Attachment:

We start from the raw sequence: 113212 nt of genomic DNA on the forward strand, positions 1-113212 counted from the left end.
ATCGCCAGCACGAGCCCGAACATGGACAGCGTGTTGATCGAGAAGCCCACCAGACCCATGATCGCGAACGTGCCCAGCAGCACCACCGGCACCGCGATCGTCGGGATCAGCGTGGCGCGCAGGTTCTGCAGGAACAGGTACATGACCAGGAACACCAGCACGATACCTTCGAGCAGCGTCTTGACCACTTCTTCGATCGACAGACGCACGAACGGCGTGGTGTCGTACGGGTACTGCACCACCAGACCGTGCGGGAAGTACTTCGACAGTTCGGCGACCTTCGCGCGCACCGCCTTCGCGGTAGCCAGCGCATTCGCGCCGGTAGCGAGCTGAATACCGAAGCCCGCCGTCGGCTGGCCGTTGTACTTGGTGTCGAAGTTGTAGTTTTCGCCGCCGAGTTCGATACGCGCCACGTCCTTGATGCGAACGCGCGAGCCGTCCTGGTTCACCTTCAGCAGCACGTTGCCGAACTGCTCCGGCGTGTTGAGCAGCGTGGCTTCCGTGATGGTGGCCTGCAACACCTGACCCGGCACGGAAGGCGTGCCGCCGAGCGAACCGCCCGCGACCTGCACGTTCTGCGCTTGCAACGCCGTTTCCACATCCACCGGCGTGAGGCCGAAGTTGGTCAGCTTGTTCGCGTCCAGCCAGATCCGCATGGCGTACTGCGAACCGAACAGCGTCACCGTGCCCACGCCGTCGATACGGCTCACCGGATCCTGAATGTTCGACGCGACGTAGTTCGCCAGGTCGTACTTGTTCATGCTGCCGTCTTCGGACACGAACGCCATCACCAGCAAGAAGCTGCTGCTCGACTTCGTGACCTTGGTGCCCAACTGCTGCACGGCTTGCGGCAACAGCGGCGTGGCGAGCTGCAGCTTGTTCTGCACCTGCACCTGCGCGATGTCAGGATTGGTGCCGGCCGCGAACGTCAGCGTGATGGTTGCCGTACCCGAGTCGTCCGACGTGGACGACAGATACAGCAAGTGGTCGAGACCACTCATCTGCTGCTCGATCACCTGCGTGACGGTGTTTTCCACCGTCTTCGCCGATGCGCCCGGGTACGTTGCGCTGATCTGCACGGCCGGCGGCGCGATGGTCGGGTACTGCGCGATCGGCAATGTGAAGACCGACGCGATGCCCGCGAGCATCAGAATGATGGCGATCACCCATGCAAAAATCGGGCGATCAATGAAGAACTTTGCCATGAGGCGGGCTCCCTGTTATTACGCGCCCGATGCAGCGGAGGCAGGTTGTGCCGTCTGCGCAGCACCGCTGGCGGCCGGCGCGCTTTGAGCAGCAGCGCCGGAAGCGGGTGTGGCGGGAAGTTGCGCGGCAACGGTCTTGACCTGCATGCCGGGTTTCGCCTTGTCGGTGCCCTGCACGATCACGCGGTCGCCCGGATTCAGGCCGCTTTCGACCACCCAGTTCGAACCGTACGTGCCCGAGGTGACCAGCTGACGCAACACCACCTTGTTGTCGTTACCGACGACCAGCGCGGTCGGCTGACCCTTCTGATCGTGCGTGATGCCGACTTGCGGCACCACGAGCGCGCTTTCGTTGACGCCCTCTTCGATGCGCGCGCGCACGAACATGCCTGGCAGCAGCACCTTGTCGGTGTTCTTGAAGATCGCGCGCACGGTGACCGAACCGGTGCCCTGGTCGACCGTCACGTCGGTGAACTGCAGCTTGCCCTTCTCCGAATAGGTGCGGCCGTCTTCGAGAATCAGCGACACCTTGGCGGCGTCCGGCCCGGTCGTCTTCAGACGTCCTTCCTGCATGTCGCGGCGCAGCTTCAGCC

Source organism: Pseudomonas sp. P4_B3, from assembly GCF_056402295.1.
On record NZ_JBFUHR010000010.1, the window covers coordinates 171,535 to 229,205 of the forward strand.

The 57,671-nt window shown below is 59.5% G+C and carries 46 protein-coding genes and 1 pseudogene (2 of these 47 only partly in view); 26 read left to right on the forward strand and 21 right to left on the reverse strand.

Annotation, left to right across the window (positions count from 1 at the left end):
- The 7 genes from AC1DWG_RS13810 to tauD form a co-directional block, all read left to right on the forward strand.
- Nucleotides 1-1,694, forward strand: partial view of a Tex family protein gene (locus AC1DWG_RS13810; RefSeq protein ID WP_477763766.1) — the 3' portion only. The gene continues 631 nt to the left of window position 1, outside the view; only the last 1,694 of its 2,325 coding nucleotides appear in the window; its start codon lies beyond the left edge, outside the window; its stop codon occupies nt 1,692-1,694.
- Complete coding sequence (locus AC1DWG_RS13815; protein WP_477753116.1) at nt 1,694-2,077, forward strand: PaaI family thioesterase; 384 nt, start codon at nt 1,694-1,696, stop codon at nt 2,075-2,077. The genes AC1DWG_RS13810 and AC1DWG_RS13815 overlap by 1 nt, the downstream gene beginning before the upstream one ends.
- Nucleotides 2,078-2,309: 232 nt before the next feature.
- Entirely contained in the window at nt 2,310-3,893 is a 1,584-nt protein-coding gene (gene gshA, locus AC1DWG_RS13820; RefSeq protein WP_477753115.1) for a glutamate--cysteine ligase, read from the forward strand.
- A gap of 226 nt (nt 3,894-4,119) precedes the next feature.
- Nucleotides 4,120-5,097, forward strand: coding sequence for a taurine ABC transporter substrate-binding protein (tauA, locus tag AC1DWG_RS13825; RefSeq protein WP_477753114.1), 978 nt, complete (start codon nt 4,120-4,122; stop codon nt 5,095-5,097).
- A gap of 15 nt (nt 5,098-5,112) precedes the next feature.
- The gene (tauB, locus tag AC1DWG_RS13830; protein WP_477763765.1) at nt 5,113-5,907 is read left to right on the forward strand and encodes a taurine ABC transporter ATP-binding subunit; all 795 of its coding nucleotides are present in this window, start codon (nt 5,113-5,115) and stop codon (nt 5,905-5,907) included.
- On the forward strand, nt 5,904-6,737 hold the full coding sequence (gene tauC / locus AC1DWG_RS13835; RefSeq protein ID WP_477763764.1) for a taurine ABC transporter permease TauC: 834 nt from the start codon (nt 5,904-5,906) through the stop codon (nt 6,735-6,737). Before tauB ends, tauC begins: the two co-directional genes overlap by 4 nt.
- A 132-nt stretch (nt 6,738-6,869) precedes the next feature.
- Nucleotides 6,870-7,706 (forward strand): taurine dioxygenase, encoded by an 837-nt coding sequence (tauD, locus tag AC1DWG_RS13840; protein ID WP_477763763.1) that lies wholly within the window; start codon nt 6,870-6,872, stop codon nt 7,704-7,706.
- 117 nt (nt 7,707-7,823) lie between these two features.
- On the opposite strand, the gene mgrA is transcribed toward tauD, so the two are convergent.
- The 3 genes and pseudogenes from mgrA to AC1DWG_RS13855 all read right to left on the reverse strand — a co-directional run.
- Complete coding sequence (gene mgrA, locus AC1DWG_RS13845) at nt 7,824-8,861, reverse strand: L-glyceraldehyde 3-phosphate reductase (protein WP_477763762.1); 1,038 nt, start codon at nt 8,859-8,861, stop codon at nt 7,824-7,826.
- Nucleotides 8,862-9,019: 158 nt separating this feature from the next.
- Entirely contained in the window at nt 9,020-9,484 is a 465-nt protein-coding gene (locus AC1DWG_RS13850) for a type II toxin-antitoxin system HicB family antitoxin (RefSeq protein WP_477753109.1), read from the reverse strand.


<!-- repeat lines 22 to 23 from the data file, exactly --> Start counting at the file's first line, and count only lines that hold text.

- Complete coding sequence (gene mgrA, locus AC1DWG_RS13845) at nt 7,824-8,861, reverse strand: L-glyceraldehyde 3-phosphate reductase (protein WP_477763762.1); 1,038 nt, start codon at nt 8,859-8,861, stop codon at nt 7,824-7,826.
- Nucleotides 8,862-9,019: 158 nt separating this feature from the next.